Ramesh is an ‘examinations consultant’. He is a cog in the wheel that keeps India’s middle classes thriving. When he takes an exam for Rudi – an intolerably lazy but rich teenager – he accidentally scores the highest mark in the country and propels Rudi into stardom.
Blackmail. Reality television. Grotesque wealth.
And after that?
Kidnap. Double-kidnap. Reverse kidnap.
In a studio filled with hot lights, with millions of eyes on the boys, and a government investigator circling, the entire country begins to question: who are they?
I don’t often pick up thrillers, especially this kind of thriller, but something drew me in with the synopsis. This book sounded intriguing, and it definitely lived up to expectations on that front. How to Kidnap the Rich follows Ramesh, who impersonates his clients in exams to help them in their next stages.
But his life changes when he impersonates Rudi and accidentally scores the highest mark in the country, propelling Rudi into stardom. Here begins a story of the two being intrinsically woven together through thick and thin, having to do anything to get people to stop looking their way.
It is our great contribution to world culture,
There was a lot to like about this book, and I can definitely see it being a brilliant movie. The aspects of the stardom Rudi achieves would look amazing on film. It also made me laugh out loud in multiple places with absurd and witty comments keeping the atmosphere lighthearted even through the most difficult times. The satirical look at Indian culture and class divide was so interesting to read about, and I really enjoyed the snappy commentary on the middle class.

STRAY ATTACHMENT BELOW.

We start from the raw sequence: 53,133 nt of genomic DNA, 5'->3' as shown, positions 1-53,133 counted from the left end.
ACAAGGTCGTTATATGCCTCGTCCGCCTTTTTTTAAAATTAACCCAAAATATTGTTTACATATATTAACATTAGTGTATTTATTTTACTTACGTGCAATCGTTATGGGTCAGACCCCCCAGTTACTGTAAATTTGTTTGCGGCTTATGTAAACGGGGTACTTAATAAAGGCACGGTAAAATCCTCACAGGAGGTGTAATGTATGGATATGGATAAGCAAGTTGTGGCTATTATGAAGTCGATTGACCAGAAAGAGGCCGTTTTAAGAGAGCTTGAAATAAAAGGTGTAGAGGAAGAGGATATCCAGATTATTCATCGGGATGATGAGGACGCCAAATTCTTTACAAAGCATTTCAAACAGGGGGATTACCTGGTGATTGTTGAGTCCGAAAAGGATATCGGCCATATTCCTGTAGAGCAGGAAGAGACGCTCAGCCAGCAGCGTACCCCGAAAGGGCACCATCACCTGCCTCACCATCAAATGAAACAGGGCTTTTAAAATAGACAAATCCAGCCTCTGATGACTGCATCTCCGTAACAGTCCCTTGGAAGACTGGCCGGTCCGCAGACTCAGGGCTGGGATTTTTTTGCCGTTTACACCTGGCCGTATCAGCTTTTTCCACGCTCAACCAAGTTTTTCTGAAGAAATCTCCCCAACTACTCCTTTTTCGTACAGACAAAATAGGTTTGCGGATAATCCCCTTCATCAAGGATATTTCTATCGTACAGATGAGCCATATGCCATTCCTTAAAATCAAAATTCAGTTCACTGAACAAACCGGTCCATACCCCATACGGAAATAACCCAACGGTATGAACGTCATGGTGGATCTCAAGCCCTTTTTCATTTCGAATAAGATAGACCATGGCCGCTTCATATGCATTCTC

However, the biggest disappointment for me in this book was the pacing. I needed it to be quicker, and the 10-20 page chapters definitely didn’t help. I just didn’t quite get the turn-paging aspect I wanted, and I wasn’t propelled to pick this one up when I wasn’t reading it. By the end, I was drawn in and read the last 100 pages much quicker than the first 200, which made me feel like there was just too much build up with not enough payoff.
that and the bhangra song they play at gora weddings.
Overall, mixed feelings. But I still enjoyed it, and if you’re looking for a snappy, satirical and laugh-out-loud funny book about Indian class divide with thriller elements, this one is for you!
3 out of 5 stars
May your shelves forever overflow with books! ☽